10/30/2008 05:12 am ET Updated May 25, 2011

The Oracle at Delphi

My friend's father was a combat surgeon in the Pacific. He would tell us stories that were hard to believe. That he was wounded when he used hand grenades to blow up fish off a reef near Guadalcanal. That he was abandoned by mistake on an island when he went hunting without permission and survived for two weeks dodging Japanese patrols. That on the island he had killed two huge Japanese Marines with his over and under shotgun. He said it was the only time he was scared in the war because he had to kill each of them with one shot because he would have never had time to reload. He told us he met island natives and made love to a chieftain's daughter during an air raid and never really enjoyed sex since. He said that he always felt that there was a blue-eyed, half Irish Melanesian chief out there somewhere and when he found himself widowed or divorced he would buy a sail boat and go back to the South Pacific and try to find the island and my friend's half brother.

All of us called him Dr. Emmett, even his sons. His wife called him 'The Doctor' but rarely talked to him at all. We thought it was because she had heard the story about the air raid and the chieftain's daughter one too many times.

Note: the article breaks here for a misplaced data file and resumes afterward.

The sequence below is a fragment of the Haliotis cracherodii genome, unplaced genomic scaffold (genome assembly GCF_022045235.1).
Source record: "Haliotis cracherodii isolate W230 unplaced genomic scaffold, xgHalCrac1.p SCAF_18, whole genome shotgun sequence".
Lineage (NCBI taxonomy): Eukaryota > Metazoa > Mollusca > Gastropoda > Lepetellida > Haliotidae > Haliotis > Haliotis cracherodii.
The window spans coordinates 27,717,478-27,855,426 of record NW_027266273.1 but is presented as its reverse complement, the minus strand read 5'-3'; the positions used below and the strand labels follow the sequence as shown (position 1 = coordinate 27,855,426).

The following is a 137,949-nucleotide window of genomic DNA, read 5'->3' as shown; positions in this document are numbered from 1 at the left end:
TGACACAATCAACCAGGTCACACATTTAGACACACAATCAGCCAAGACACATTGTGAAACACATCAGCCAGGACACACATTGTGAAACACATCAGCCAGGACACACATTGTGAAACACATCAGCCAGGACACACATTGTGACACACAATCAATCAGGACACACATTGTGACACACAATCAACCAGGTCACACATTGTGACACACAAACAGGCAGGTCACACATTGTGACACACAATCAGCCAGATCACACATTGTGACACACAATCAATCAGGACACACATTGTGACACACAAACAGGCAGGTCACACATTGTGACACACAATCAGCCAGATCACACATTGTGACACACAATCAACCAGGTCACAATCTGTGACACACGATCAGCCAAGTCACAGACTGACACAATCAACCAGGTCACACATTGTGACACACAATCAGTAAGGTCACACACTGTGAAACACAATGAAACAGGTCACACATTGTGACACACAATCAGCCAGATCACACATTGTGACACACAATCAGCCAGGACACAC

He told us that nobody was ever wounded in the movies. He would drink his Irish whiskey neat and tell us about the effect of high explosives on human beings. He said combat wounds looked like raw hamburger and purple ropes and were always attached to someone young and someone who was screaming or dead. It was not, he said, anything like the movies. That was why he never went to war movies. He said that the movies didn't let you know about the smells of the wounded or the smells of a battle or the smells of rotting coconut and hot swamps and sweat and not bathing for weeks and always the smell of dead bodies and shit lying around. Shit because some people, not many, still could take a shit during an artillery barrage. But, you just pulled your pants down and did it right there so it was all over the place. Movies, he said, never showed that.

We would listen to him for hours and watch the sun set back over the pond in Easthampton and look out at the road to the ocean and try to imagine him as a young man and try to smell the smells he remembered.

He was short and broad shouldered and had thick forearms. He looked more like a stevedore than a doctor. He loved our attention and he would show us pictures of naked black women in National Geographic magazines. He would pause and point at girls who looked like the chieftain's daughter. They were really dark and half naked and some were stunning. There would be gross old ones in the pictures with breasts that looked like shriveled bags with darker buttons. He would stare at the young ones and tell us again about the bombing raid. He would describe in detail the hut he laid in with the chieftain's daughter and how the drink she gave him numbed his mouth and how gentle she was and how she wasn't scared of the bombs. It was always about this time that my friend's mom would come in and tell us it was time for dinner. His son and I would agree not to say that the chieftain's daughter probably looked like the old women in the pictures now and not like the young ones he pointed to. But we never did.